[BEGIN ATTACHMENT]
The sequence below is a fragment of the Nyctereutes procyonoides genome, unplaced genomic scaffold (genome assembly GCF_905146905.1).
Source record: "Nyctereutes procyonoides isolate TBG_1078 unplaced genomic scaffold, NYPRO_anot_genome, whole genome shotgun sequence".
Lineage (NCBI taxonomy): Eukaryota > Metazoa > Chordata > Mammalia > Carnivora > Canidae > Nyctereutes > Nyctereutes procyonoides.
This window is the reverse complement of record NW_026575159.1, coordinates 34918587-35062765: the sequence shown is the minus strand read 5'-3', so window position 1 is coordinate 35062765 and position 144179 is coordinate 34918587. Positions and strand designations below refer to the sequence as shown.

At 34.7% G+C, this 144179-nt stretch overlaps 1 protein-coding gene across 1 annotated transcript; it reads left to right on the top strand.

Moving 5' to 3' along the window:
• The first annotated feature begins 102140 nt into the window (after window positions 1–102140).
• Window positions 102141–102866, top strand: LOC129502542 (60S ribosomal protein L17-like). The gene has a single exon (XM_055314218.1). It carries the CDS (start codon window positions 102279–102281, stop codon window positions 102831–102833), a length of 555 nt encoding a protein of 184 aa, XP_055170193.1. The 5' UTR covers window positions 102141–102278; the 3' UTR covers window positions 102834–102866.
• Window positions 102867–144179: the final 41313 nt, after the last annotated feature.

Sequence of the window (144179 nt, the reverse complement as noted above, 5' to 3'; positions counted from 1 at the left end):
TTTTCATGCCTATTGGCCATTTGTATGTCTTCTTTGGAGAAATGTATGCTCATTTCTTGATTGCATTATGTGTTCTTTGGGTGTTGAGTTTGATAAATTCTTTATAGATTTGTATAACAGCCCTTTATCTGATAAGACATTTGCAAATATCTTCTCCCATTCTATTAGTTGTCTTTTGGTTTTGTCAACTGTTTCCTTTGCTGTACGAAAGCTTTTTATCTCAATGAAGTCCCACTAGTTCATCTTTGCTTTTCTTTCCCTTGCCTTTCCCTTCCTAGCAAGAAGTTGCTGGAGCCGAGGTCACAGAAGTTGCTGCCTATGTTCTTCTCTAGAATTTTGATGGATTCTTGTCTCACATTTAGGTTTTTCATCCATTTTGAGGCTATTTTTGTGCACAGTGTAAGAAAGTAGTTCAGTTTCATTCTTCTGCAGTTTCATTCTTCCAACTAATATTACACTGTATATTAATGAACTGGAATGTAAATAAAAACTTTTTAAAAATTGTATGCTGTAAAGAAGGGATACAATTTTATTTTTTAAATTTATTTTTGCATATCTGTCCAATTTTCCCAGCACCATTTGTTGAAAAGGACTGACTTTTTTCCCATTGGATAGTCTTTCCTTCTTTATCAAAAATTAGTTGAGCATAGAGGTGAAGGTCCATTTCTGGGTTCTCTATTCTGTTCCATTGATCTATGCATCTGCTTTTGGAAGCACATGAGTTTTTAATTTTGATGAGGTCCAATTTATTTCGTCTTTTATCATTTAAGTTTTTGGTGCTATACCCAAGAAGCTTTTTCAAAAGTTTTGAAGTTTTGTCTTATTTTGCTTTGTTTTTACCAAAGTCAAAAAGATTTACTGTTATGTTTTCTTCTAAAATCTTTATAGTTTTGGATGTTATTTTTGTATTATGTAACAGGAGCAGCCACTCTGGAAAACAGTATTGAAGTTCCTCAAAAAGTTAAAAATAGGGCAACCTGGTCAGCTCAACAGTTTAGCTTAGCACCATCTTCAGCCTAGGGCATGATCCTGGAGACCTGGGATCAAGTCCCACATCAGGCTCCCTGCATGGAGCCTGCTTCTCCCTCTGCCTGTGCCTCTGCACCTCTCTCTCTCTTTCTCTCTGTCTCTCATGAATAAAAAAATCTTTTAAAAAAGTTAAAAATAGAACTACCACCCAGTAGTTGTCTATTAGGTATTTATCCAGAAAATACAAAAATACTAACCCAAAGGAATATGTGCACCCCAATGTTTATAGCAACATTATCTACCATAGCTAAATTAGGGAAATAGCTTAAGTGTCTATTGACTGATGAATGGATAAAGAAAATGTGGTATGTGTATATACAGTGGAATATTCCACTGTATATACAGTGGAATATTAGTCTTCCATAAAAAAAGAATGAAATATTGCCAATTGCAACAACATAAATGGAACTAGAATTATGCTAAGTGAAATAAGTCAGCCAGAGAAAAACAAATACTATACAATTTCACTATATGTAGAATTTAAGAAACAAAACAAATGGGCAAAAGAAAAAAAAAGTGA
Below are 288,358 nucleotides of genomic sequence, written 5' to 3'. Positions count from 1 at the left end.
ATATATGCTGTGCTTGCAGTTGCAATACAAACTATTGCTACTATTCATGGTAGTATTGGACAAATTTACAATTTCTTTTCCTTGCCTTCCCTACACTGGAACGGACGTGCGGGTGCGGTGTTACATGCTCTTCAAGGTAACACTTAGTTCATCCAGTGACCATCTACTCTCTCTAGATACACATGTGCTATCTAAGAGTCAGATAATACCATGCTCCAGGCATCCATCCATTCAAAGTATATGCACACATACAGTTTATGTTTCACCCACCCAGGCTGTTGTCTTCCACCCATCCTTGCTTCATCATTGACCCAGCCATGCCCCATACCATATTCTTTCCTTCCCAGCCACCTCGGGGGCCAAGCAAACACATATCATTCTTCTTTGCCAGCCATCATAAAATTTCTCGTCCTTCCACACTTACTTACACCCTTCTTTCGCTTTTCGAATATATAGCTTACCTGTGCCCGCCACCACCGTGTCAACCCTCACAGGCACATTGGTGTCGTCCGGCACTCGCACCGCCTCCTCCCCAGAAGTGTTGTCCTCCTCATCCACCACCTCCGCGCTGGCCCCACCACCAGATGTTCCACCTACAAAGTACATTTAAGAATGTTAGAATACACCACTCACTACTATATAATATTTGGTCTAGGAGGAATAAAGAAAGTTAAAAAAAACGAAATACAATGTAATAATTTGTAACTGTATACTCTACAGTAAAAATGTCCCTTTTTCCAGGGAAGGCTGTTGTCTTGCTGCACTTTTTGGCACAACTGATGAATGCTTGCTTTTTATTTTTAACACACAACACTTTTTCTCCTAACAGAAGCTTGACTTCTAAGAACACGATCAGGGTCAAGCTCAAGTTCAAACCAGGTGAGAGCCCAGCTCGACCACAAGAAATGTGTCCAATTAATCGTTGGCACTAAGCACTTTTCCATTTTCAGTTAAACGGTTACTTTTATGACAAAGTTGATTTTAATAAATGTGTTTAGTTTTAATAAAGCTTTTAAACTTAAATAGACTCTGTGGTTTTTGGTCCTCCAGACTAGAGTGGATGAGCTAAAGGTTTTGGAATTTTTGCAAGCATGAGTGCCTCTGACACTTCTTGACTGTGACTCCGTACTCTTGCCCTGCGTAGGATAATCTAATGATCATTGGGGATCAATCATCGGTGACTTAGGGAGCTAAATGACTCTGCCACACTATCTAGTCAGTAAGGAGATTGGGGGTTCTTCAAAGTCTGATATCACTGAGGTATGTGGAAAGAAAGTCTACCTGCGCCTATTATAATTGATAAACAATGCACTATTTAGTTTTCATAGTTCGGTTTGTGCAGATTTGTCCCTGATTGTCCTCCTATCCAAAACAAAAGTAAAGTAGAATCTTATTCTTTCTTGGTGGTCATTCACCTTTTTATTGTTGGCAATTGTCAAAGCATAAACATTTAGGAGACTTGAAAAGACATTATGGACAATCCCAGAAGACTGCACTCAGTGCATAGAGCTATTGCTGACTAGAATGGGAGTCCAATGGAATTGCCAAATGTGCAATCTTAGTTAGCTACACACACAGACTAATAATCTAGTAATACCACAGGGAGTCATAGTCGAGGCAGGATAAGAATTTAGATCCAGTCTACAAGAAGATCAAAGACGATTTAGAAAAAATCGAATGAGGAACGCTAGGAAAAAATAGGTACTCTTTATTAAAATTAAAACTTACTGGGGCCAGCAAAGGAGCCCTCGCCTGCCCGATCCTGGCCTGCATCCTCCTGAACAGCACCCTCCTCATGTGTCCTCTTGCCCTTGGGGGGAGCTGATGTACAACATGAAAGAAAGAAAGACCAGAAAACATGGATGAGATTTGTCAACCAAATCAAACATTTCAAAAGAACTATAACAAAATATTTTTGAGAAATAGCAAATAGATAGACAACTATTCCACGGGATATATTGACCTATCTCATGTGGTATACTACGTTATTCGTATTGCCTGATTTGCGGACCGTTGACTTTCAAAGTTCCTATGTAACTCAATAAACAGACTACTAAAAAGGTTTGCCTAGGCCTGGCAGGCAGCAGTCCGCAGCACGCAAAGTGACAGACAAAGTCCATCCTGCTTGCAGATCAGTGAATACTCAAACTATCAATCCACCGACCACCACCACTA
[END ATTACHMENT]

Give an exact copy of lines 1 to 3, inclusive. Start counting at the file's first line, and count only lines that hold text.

The sequence below is a fragment of the Nyctereutes procyonoides genome, unplaced genomic scaffold (genome assembly GCF_905146905.1).
Source record: "Nyctereutes procyonoides isolate TBG_1078 unplaced genomic scaffold, NYPRO_anot_genome, whole genome shotgun sequence".
Lineage (NCBI taxonomy): Eukaryota > Metazoa > Chordata > Mammalia > Carnivora > Canidae > Nyctereutes > Nyctereutes procyonoides.